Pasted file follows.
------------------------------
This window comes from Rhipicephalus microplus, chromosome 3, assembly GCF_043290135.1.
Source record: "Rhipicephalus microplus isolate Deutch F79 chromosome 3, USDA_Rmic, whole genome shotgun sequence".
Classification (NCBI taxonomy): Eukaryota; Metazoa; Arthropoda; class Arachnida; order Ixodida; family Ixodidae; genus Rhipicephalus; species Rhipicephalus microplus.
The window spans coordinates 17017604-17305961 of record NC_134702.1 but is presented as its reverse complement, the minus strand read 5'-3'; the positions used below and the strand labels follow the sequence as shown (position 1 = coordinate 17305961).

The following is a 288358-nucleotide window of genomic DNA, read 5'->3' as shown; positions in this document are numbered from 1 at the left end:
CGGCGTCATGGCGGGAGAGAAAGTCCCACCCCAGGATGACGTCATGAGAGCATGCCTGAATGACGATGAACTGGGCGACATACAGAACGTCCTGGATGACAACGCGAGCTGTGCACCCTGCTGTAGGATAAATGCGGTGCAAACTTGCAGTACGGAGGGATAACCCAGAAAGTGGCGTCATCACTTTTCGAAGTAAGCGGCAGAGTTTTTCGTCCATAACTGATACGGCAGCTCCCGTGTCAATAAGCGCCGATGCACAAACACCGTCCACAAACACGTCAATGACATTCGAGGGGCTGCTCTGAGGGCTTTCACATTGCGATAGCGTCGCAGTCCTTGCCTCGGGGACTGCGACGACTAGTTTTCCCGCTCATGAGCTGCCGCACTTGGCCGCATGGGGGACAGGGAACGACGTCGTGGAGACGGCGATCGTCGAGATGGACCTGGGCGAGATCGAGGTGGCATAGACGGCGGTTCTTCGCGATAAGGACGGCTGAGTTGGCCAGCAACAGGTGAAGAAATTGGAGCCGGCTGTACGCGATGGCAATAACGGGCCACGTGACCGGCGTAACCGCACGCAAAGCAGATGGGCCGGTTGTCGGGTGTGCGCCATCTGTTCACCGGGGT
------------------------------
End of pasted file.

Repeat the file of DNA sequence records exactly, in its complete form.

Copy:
This window comes from Rhipicephalus microplus, chromosome 3, assembly GCF_043290135.1.
Source record: "Rhipicephalus microplus isolate Deutch F79 chromosome 3, USDA_Rmic, whole genome shotgun sequence".
Classification (NCBI taxonomy): Eukaryota; Metazoa; Arthropoda; class Arachnida; order Ixodida; family Ixodidae; genus Rhipicephalus; species Rhipicephalus microplus.
The window spans coordinates 17017604-17305961 of record NC_134702.1 but is presented as its reverse complement, the minus strand read 5'-3'; the positions used below and the strand labels follow the sequence as shown (position 1 = coordinate 17305961).

The following is a 288358-nucleotide window of genomic DNA, read 5'->3' as shown; positions in this document are numbered from 1 at the left end:
CGGCGTCATGGCGGGAGAGAAAGTCCCACCCCAGGATGACGTCATGAGAGCATGCCTGAATGACGATGAACTGGGCGACATACAGAACGTCCTGGATGACAACGCGAGCTGTGCACCCTGCTGTAGGATAAATGCGGTGCAAACTTGCAGTACGGAGGGATAACCCAGAAAGTGGCGTCATCACTTTTCGAAGTAAGCGGCAGAGTTTTTCGTCCATAACTGATACGGCAGCTCCCGTGTCAATAAGCGCCGATGCACAAACACCGTCCACAAACACGTCAATGACATTCGAGGGGCTGCTCTGAGGGCTTTCACATTGCGATAGCGTCGCAGTCCTTGCCTCGGGGACTGCGACGACTAGTTTTCCCGCTCATGAGCTGCCGCACTTGGCCGCATGGGGGACAGGGAACGACGTCGTGGAGACGGCGATCGTCGAGATGGACCTGGGCGAGATCGAGGTGGCATAGACGGCGGTTCTTCGCGATAAGGACGGCTGAGTTGGCCAGCAACAGGTGAAGAAATTGGAGCCGGCTGTACGCGATGGCAATAACGGGCCACGTGACCGGCGTAACCGCACGCAAAGCAGATGGGCCGGTTGTCGGGTGTGCGCCATCTGTTCACCGGGGT